In May 1948, Israel declared its independence. Palestinians such as Hafida Khatib refer to this moment as the “Nakba” (catastrophe). Hafida and her family fled to Lebanon, a country that has never felt like home.
Hafida remembers her family’s small house. She still has the key, but the house no longer exists. Today, she must contend with renting a dark apartment. Lebanon does not allow Palestinians to own land or housing.
Following the outbreak of the Arab–Israeli War in 1948, 19-year-old Hafida Khatib and her family fled from the Palestinian village of Dayr al-Qassi to neighbouring Lebanon. “I have lived in Lebanon for 70 years, but I’ve never forgotten Palestine,” says Hafida, who is now almost 90.
Today she lives in the Burj al-Barajneh refugee camp, which lies in the south of Lebanon’s capital, Beirut. Camp residents like to quip that not even a coffin fits through its narrow streets. Many houses are run down and at risk of collapsing. Three years ago, Hafida moved into a small ground-floor apartment after her leg was amputated because of complications resulting from diabetes.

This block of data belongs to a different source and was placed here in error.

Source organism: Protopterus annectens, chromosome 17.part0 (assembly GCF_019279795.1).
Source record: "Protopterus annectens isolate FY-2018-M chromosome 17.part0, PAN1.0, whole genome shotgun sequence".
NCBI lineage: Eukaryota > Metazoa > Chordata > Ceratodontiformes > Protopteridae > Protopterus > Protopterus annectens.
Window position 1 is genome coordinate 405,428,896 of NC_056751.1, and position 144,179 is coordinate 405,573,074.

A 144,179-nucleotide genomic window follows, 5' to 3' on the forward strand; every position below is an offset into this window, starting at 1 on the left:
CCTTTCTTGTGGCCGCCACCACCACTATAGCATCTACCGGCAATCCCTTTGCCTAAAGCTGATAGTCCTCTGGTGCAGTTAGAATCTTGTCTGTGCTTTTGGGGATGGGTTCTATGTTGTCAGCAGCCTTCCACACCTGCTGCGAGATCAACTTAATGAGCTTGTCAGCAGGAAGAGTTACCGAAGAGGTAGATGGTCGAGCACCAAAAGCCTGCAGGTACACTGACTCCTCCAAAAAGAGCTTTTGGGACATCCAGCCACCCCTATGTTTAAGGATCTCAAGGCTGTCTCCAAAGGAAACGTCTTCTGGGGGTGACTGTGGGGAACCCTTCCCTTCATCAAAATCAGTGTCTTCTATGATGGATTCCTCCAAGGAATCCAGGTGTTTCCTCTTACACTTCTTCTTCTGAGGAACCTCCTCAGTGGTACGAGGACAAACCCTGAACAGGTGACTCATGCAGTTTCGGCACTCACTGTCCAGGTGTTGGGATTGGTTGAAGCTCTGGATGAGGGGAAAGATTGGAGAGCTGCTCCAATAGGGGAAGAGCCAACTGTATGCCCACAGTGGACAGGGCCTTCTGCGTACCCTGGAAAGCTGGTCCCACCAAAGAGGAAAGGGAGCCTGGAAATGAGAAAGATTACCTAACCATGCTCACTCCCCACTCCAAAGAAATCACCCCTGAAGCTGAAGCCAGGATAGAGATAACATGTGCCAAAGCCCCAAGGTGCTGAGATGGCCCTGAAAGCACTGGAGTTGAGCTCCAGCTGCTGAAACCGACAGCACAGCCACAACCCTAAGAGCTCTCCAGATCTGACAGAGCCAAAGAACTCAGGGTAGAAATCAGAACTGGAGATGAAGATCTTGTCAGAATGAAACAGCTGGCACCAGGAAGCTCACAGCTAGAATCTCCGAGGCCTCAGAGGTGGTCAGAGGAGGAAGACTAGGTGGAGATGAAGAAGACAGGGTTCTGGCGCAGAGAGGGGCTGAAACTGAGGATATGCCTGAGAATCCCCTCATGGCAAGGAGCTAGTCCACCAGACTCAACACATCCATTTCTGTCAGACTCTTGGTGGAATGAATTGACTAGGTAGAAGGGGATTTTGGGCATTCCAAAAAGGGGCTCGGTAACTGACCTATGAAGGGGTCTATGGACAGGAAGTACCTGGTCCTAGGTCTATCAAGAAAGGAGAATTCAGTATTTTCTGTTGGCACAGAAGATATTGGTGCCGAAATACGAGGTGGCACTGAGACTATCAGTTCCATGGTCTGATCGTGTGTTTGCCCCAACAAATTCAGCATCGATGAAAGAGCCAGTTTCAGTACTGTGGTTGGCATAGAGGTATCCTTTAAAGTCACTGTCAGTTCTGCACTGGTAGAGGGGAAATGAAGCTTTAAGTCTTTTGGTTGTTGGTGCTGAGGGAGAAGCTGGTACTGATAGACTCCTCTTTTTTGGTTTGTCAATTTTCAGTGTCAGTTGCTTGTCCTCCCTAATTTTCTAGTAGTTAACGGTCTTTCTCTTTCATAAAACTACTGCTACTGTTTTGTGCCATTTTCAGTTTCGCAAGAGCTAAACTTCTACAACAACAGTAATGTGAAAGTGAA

Hafida’s apartment would be hard to find without someone leading the way through the cramped maze of homes. The camp was originally intended to temporarily shelter Palestinians, but it still exists today, having become a home for several generations of refugees. It has grown: official figures put the number of Palestinians living in the camp at more than 18,000. The more recent influx of Syrian refugees most likely means that 40,000 people now live here. About half of the residents are younger than 25 years old. And camp life is all that many know.